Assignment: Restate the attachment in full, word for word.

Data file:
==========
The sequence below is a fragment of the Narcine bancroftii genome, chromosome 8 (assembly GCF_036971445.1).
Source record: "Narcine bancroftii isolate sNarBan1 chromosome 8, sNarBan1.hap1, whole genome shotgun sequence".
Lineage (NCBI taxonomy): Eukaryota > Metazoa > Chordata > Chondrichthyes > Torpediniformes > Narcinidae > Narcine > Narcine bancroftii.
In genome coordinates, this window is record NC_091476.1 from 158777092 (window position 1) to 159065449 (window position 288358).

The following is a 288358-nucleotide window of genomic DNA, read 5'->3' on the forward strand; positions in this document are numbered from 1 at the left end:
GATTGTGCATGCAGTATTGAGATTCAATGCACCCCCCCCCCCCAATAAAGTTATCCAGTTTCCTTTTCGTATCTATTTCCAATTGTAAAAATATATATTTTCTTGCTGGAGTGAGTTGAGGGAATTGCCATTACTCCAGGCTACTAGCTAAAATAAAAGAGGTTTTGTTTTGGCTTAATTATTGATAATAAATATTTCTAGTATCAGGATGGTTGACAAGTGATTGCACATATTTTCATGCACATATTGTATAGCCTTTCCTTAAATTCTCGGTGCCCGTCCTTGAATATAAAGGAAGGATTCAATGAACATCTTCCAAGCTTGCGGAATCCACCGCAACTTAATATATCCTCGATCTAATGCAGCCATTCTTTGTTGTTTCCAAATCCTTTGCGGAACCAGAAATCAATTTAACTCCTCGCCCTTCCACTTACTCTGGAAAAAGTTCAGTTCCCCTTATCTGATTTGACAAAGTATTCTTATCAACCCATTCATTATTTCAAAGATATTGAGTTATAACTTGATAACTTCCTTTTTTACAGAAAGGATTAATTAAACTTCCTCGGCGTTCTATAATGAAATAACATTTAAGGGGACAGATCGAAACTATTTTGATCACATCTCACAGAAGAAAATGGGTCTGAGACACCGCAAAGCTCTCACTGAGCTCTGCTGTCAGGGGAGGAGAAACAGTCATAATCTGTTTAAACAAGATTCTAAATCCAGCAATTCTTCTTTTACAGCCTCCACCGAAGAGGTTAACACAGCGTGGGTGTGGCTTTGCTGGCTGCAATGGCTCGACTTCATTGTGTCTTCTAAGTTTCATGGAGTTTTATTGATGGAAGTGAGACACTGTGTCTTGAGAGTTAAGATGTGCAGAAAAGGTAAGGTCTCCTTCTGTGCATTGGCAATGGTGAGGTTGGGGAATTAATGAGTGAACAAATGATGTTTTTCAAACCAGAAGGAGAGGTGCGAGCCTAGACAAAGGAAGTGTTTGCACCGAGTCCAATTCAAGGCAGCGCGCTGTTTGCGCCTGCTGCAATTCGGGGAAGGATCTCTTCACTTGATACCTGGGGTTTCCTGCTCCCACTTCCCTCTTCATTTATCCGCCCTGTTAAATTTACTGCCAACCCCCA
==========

The sequence below is a fragment of the Narcine bancroftii genome, chromosome 8 (assembly GCF_036971445.1).
Source record: "Narcine bancroftii isolate sNarBan1 chromosome 8, sNarBan1.hap1, whole genome shotgun sequence".
Lineage (NCBI taxonomy): Eukaryota > Metazoa > Chordata > Chondrichthyes > Torpediniformes > Narcinidae > Narcine > Narcine bancroftii.
In genome coordinates, this window is record NC_091476.1 from 158777092 (window position 1) to 159065449 (window position 288358).

The following is a 288358-nucleotide window of genomic DNA, read 5'->3' on the forward strand; positions in this document are numbered from 1 at the left end:
GATTGTGCATGCAGTATTGAGATTCAATGCACCCCCCCCCCCCAATAAAGTTATCCAGTTTCCTTTTCGTATCTATTTCCAATTGTAAAAATATATATTTTCTTGCTGGAGTGAGTTGAGGGAATTGCCATTACTCCAGGCTACTAGCTAAAATAAAAGAGGTTTTGTTTTGGCTTAATTATTGATAATAAATATTTCTAGTATCAGGATGGTTGACAAGTGATTGCACATATTTTCATGCACATATTGTATAGCCTTTCCTTAAATTCTCGGTGCCCGTCCTTGAATATAAAGGAAGGATTCAATGAACATCTTCCAAGCTTGCGGAATCCACCGCAACTTAATATATCCTCGATCTAATGCAGCCATTCTTTGTTGTTTCCAAATCCTTTGCGGAACCAGAAATCAATTTAACTCCTCGCCCTTCCACTTACTCTGGAAAAAGTTCAGTTCCCCTTATCTGATTTGACAAAGTATTCTTATCAACCCATTCATTATTTCAAAGATATTGAGTTATAACTTGATAACTTCCTTTTTTACAGAAAGGATTAATTAAACTTCCTCGGCGTTCTATAATGAAATAACATTTAAGGGGACAGATCGAAACTATTTTGATCACATCTCACAGAAGAAAATGGGTCTGAGACACCGCAAAGCTCTCACTGAGCTCTGCTGTCAGGGGAGGAGAAACAGTCATAATCTGTTTAAACAAGATTCTAAATCCAGCAATTCTTCTTTTACAGCCTCCACCGAAGAGGTTAACACAGCGTGGGTGTGGCTTTGCTGGCTGCAATGGCTCGACTTCATTGTGTCTTCTAAGTTTCATGGAGTTTTATTGATGGAAGTGAGACACTGTGTCTTGAGAGTTAAGATGTGCAGAAAAGGTAAGGTCTCCTTCTGTGCATTGGCAATGGTGAGGTTGGGGAATTAATGAGTGAACAAATGATGTTTTTCAAACCAGAAGGAGAGGTGCGAGCCTAGACAAAGGAAGTGTTTGCACCGAGTCCAATTCAAGGCAGCGCGCTGTTTGCGCCTGCTGCAATTCGGGGAAGGATCTCTTCACTTGATACCTGGGGTTTCCTGCTCCCACTTCCCTCTTCATTTATCCGCCCTGTTAAATTTACTGCCAACCCCCA